Each of the ‘Privacy Fails’ we discuss in this series of short articles are real. They are based on things we have seen at the The Privacy Compliance Hub. They are based on reports from regulators of the complaints they have received; the data breaches reported to them; and the fines and other enforcement actions they have levied. These things do happen. A lot. Don’t let them happen to you. Don’t be a numpty.
The privacy fail
The most common data breach of this sort is sending an email to a long list of recipients (for example customers). The email addresses constitute personal data. And you have just disclosed (or processed) that personal data without any legal basis (such as consent) for doing so. The person who makes the error realises that instead of copying and pasting all the email addresses into the ‘Send to’ box, they should have put them in the ‘bcc’ box. They immediately get that sinking feeling when the first complaint is received by way of reply from one of the disgruntled recipients.
Other examples include sending letters (or emails) containing personal data to the wrong address. The Irish regulator (the DPC) even includes sending faxes (remember those?) to the wrong fax number in the same category.
A privacy statistic
A whopping 83% of data breaches in Ireland in 2019 were caused by unauthorised disclosure of personal data such as this. In the UK, two of the top five data breaches fall into this category. The first, personal data posted or faxed to the wrong recipient amounted to 10.2% of all data breaches in Q3 of 2019/20. This was closely followed by personal data emailed to the wrong recipient at 9.6%.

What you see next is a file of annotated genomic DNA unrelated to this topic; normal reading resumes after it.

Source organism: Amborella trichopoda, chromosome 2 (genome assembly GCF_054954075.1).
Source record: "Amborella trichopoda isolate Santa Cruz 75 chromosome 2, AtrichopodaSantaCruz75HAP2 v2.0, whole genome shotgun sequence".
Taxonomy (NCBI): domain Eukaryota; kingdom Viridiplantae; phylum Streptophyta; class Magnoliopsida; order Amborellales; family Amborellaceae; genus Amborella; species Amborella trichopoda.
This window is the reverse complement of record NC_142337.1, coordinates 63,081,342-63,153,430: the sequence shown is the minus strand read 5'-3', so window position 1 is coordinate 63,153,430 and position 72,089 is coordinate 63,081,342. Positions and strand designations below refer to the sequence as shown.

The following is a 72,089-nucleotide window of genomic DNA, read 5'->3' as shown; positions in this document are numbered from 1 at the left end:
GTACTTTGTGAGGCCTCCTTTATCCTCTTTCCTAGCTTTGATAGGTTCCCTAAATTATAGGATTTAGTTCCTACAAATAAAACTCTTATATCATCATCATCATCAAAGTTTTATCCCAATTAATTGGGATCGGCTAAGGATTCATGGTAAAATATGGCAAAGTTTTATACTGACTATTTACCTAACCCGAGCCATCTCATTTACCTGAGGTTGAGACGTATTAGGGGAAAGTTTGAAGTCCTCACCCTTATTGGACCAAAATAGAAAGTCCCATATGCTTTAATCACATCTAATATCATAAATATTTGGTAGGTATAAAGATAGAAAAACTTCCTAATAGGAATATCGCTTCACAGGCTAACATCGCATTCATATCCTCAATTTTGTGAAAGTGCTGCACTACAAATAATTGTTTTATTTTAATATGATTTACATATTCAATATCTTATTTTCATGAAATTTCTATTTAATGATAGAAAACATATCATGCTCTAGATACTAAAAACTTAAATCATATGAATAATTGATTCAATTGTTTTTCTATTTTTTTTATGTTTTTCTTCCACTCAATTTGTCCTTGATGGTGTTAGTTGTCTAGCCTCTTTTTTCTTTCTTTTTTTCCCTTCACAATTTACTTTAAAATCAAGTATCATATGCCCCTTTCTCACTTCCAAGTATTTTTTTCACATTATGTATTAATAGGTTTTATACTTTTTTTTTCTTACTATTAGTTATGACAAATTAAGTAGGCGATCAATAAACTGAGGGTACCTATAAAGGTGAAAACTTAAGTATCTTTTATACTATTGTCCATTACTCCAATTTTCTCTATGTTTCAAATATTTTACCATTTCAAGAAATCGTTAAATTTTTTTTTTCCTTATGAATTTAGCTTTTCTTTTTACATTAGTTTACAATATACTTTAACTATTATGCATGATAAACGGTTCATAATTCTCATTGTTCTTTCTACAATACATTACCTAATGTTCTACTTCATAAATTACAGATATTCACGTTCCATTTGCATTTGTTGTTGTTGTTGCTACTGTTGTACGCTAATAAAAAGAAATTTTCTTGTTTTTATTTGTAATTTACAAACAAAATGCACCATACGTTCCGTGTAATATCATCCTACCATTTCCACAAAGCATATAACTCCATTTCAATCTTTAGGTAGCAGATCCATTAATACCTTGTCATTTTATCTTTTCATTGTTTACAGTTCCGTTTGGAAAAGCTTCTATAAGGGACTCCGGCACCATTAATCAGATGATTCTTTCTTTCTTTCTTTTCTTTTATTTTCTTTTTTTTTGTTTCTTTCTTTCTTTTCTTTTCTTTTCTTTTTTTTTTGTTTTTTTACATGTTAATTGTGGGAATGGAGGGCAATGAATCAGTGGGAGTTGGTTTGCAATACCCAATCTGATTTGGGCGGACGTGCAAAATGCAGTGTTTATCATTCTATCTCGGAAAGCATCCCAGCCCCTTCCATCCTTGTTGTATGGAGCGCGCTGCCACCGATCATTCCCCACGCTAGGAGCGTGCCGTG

Real life example(s) with real life consequences
In 2016, an NHS Trust was fined £180,000 after a sexual health centre mistakenly disclosed the details of nearly 800 patients. In 2019 a London gender identity clinic mistakenly disclosed the email addresses of almost 2000 patients. Both cases involved the failure to use the bcc function.
In 2018, the UK government was forced to settle a claim made by an asylum seeker when their details were disclosed to their Middle East country of origin, thereby allegedly endangering their life and the lives of their family members.
How to avoid this privacy fail
Train your staff. Make them understand how easy it is to make such a mistake. Make them care by explaining the possible consequences of getting things wrong. And make them do what you train them to do. This is all part of creating any culture of continuous privacy compliance.
Some email software allows you to ‘Undo send’. For example, if you go to ‘Settings’ in Gmail, you can go to ‘Undo send’ and set a maximum time of 30 seconds in which to unsend an email. This may be all the time you need given that in our experience you realise your mistake immediately after you have hit the send button! In Outlook you can set a rule to delay all outgoing email by longer than the maximum of 30 seconds which Gmail gives you.
Be really, really, really careful with ‘copy and paste’. I know, easier said than done. But if you do train your staff and remind your staff to be careful, then it may just save you having to notify your organisation to the regulator.
Finally, if a mistake is made (and everyone does make mistakes) and you are deciding whether you do need to notify the regulator or the individual or individuals concerned, you are likely to find this article very useful. Be careful, under the GDPR you only have 72 hours to notify.